Matt Cain landed an extension with the San Francisco Giants, making him the highest paid right handed pitcher in the history of Baseball. Joey Votto, the 2010 NL MVP, becomes yet another NL first baseman, who actually didn’t leave his team (Cincinnati Reds) landing a huge contract.

Albert Pujols left the Cardinals for the Angels, switching leagues for the sum of $254 million over a 10 year period. Pricne Fielder, a rival of Votto in the NL Central until this winter, in which he didn’t go far, but left the Brewers for the Detroit Tigers and the AL for a nine year, $214 million deal. Joy Votto? Very much along those same lines – A 10 year contract (Votto is 38) for $225 million.

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It’s not like Votto was making ends meet. He’s due for $9.5 million this season and $17 million in 2013, all part of a three year deal he signed with the Reds after 2010 to keep the two sides from going to arbitration.

Votto hit 29 home runs in 2011, driving in 103 runs (his second consecutive +100 RBI) while batting .309 and a league leading .416 OBP. He made his second consecutive All-Star game, winning his first Gold Glove award and proving without a doubt that he’s the best Canadian in the league, winning the Tip O’Neill award for the second consecutive year, something no one has done since Jason Bay in 2004-2005.

Matt Cain, who was tremendous in the 2010 World Series start for the Giants against the Rangers had misleading numbers last season. His win record was only 12-11, but that had more to do with the Giants’ being a great pitching team but a terrible hitting squad, missing the postseason despite their incredible rotation. He did finish with a 2.88 ERA, a career best for Cain since becoming a full time starter.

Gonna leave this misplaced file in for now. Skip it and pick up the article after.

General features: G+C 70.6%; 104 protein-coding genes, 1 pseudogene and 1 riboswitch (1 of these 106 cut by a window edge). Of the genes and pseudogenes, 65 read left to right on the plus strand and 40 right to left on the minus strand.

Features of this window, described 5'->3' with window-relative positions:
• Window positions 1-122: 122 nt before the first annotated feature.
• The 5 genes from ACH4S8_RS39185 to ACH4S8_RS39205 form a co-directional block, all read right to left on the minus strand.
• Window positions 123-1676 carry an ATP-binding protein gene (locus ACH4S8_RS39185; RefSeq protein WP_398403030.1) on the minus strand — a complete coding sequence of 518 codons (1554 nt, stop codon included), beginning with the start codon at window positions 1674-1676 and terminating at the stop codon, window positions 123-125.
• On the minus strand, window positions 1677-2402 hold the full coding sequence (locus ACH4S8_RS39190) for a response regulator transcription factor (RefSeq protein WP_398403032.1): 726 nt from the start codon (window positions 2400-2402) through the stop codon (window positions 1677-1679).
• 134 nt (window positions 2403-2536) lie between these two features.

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The 27 year old, 7 year veteran signed a six year contract (2012-2017) for $127.5 million, as the Giants continue to believe that pitching, and not big signings to improve the lineup, is their belief in winning. Cain has won 39 games over the last three years and has pitched in over 200 innings during the last five seasons. His durability is the key to more money, and obviously future success.

If Cain pitches 200 innings in 2017 or 400 combined innings for the 2016-2017 seasons, he’ll be guaranteed $21 million for the 2018 season, as long as he’s not on the disabled list.

Cain is now the third highest paid pitcher in all of baseball, with CC Sabathia and Johan Santana, both lefties, making more for the New York ball-clubs. Cain, with a 23.4 WAR since 2006, is second in the NL during that time-span, behind only Roy Oswalt. Tim Lincecum, Cain’s teammate with the Giants, is third with 23.2.